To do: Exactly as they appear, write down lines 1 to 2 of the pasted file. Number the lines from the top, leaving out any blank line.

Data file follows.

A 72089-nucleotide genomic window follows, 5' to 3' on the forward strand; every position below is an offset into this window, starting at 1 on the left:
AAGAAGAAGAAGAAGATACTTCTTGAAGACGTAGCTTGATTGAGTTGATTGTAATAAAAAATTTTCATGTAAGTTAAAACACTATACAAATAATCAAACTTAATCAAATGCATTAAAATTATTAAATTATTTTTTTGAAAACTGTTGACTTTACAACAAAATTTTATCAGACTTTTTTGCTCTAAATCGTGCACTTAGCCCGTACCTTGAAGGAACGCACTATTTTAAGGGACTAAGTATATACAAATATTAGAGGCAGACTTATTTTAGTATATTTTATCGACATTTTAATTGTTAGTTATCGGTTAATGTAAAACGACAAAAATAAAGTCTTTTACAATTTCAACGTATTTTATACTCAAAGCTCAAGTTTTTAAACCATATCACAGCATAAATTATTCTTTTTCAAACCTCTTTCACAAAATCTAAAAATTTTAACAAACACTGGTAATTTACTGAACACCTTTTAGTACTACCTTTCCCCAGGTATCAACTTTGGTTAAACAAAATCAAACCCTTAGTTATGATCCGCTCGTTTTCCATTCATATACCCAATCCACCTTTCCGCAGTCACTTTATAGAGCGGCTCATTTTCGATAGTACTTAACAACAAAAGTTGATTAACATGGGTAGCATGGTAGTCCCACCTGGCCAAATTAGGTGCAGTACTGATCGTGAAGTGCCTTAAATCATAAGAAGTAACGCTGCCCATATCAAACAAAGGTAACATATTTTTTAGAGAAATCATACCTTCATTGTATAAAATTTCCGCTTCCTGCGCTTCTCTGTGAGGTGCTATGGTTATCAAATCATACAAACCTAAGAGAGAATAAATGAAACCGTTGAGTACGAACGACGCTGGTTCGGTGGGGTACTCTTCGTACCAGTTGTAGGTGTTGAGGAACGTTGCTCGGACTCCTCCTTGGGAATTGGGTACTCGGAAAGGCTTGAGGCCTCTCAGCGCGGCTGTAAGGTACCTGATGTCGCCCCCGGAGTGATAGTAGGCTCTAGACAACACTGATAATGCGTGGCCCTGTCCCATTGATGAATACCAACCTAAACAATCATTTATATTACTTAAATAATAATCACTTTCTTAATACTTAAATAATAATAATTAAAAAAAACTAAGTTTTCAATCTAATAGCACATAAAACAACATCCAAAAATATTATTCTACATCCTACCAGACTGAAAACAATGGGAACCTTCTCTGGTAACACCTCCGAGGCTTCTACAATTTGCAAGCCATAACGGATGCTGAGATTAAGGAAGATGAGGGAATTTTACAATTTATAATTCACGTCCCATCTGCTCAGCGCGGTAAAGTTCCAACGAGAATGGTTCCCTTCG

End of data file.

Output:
A 72089-nucleotide genomic window follows, 5' to 3' on the forward strand; every position below is an offset into this window, starting at 1 on the left:
AAGAAGAAGAAGAAGATACTTCTTGAAGACGTAGCTTGATTGAGTTGATTGTAATAAAAAATTTTCATGTAAGTTAAAACACTATACAAATAATCAAACTTAATCAAATGCATTAAAATTATTAAATTATTTTTTTGAAAACTGTTGACTTTACAACAAAATTTTATCAGACTTTTTTGCTCTAAATCGTGCACTTAGCCCGTACCTTGAAGGAACGCACTATTTTAAGGGACTAAGTATATACAAATATTAGAGGCAGACTTATTTTAGTATATTTTATCGACATTTTAATTGTTAGTTATCGGTTAATGTAAAACGACAAAAATAAAGTCTTTTACAATTTCAACGTATTTTATACTCAAAGCTCAAGTTTTTAAACCATATCACAGCATAAATTATTCTTTTTCAAACCTCTTTCACAAAATCTAAAAATTTTAACAAACACTGGTAATTTACTGAACACCTTTTAGTACTACCTTTCCCCAGGTATCAACTTTGGTTAAACAAAATCAAACCCTTAGTTATGATCCGCTCGTTTTCCATTCATATACCCAATCCACCTTTCCGCAGTCACTTTATAGAGCGGCTCATTTTCGATAGTACTTAACAACAAAAGTTGATTAACATGGGTAGCATGGTAGTCCCACCTGGCCAAATTAGGTGCAGTACTGATCGTGAAGTGCCTTAAATCATAAGAAGTAACGCTGCCCATATCAAACAAAGGTAACATATTTTTTAGAGAAATCATACCTTCATTGTATAAAATTTCCGCTTCCTGCGCTTCTCTGTGAGGTGCTATGGTTATCAAATCATACAAACCTAAGAGAGAATAAATGAAACCGTTGAGTACGAACGACGCTGGTTCGGTGGGGTACTCTTCGTACCAGTTGTAGGTGTTGAGGAACGTTGCTCGGACTCCTCCTTGGGAATTGGGTACTCGGAAAGGCTTGAGGCCTCTCAGCGCGGCTGTAAGGTACCTGATGTCGCCCCCGGAGTGATAGTAGGCTCTAGACAACACTGATAATGCGTGGCCCTGTCCCATTGATGAATACCAACCTAAACAATCATTTATATTACTTAAATAATAATCACTTTCTTAATACTTAAATAATAATAATTAAAAAAAACTAAGTTTTCAATCTAATAGCACATAAAACAACATCCAAAAATATTATTCTACATCCTACCAGACTGAAAACAATGGGAACCTTCTCTGGTAACACCTCCGAGGCTTCTACAATTTGCAAGCCATAACGGATGCTGAGATTAAGGAAGATGAGGGAATTTTACAATTTATAATTCACGTCCCATCTGCTCAGCGCGGTAAAGTTCCAACGAGAATGGTTCCCTTCG